E. International LawUnderstanding the legal framework in a certain country is vital to your export venture's success. Seek experienced legal counsel before you proceed any further in your venture, the Canadian Trade Commissioner's Service can provide you with detailed lists of sector/country specific lawyers who can work on your behalf. Consider the following key issues when considering the legal aspect of exporting.
- Dispute resolution in sales contracts (mediation/arbitration clauses, law of contract, venue, atonement, and securing payment).
- Language consideration (which will be the preferred language used to bind the parties into a contract).
- Contract terms and conditions (Incoterms, currency of payment, method of payment, insurance)
- Quality Standards (expected quality of product/service to be detailed in the contract).
- Product liability considerations.
- Intellectual property.
- Sales Agent/Distributor contract (commissions, territory, duties, authority, termination).
F. Financial AnalysisThis section will outline the financial viability of your export venture. We urge you to see advice for this section just as the previous one, the advice of an accountant experienced in the country, market and/or industry gives you an immense insight to your market. This section will at least include the following sub-sections:
- Facility and Equipment Requirements (any capital expenditure items specific to your export venture)
- Sales Forecast (number of units exporting, price/unit, total sales over 3 - 5 years, monthly details for month one).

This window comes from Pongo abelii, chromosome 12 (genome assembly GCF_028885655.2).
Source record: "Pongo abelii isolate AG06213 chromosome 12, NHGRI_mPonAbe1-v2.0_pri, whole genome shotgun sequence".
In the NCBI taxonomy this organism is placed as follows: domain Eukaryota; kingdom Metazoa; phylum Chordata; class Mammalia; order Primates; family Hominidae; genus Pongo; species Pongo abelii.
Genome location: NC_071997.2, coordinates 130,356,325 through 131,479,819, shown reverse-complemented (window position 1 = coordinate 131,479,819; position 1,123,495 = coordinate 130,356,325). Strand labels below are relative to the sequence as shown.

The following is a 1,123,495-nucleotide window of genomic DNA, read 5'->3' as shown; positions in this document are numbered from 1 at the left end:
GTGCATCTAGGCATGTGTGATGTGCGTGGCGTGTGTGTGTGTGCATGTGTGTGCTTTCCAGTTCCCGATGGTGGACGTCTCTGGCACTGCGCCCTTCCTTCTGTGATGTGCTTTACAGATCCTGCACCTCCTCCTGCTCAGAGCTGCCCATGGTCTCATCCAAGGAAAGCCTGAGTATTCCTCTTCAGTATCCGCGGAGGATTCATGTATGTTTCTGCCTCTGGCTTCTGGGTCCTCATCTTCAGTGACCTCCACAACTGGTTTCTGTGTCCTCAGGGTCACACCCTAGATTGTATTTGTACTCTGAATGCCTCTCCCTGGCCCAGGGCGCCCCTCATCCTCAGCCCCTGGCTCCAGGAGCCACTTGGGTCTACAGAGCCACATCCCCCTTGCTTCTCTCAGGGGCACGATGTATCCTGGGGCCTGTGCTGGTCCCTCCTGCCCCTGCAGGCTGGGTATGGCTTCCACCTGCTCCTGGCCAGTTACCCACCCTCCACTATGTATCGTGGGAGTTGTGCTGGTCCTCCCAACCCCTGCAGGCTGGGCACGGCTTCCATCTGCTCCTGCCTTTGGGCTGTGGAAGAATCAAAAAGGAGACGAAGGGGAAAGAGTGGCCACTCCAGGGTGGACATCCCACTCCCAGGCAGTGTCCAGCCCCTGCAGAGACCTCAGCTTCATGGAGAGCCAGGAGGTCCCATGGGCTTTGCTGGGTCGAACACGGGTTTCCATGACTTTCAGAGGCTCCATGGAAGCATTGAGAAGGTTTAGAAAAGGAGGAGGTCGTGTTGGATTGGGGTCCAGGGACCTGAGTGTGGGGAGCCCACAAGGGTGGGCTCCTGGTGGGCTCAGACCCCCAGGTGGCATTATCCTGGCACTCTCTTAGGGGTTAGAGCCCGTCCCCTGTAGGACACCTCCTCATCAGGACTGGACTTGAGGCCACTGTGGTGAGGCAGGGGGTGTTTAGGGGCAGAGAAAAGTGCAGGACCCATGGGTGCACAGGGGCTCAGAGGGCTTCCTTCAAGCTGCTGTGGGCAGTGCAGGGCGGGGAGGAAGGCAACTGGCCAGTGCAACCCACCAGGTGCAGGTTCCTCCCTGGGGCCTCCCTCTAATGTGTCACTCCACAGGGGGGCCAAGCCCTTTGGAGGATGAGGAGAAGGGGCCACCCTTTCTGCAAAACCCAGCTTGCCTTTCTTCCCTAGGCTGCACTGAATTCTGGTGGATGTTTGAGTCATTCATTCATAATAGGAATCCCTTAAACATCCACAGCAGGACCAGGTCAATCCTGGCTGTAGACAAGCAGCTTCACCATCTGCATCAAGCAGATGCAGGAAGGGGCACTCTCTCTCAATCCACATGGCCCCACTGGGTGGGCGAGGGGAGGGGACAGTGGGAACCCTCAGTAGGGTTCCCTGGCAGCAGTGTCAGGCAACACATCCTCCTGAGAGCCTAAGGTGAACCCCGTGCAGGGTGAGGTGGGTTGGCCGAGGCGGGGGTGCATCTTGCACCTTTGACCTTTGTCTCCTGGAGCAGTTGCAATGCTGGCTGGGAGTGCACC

- Cost of Goods Sold (number of units exporting, cost/unit, and total cost of goods sold).
- Projected International Income Statement (international sales less cost of goods sold and international overhead expenses to obtain projected net profit).
- Projected International Cash Flow: expected expenditures of cash and receipt of cash, consider the time elements from the Logistics and Transportation portion of the exportplan.
- Breakdown Analysis (number of units and dollar sales to cover cost of goods and international overhead).
- Financing Requirements (identify term financing and working capital requirements, equity contribution and collateral available to secure needed financing.)
G. Risk ManagementDoing business domestically carries a certain amount of risks to any business, and your firm may be well prepared and experienced to handle all of the issues that arise when conducting and developing your business. When exporting, these risks are further magnified and there are new factors and risks to consider. Quantify all of the foreseeable risks in this section, these should include: country risk (assessment of the political, regulatory, and economic conditions and include solutions to these), commercial risk (assessment of creditworthiness, contingencies for non-performance such as default, refusal to accept goods), currency risk (contingencies for maintance of value), internal risk (contingencies for ensuring adequate manpower skills and availability control over production and distribution costs), and finally, market risk (contingencies for changes in domestic and foreign market conditions).
H. ConclusionA well prepared, researched and documented export plan can make or break any export venture. Just as when writing regular business plans, the more attention to detail you provide the more likely you will be in securing outside funding, and eventually the more successful the entire export venture will be for you and your company.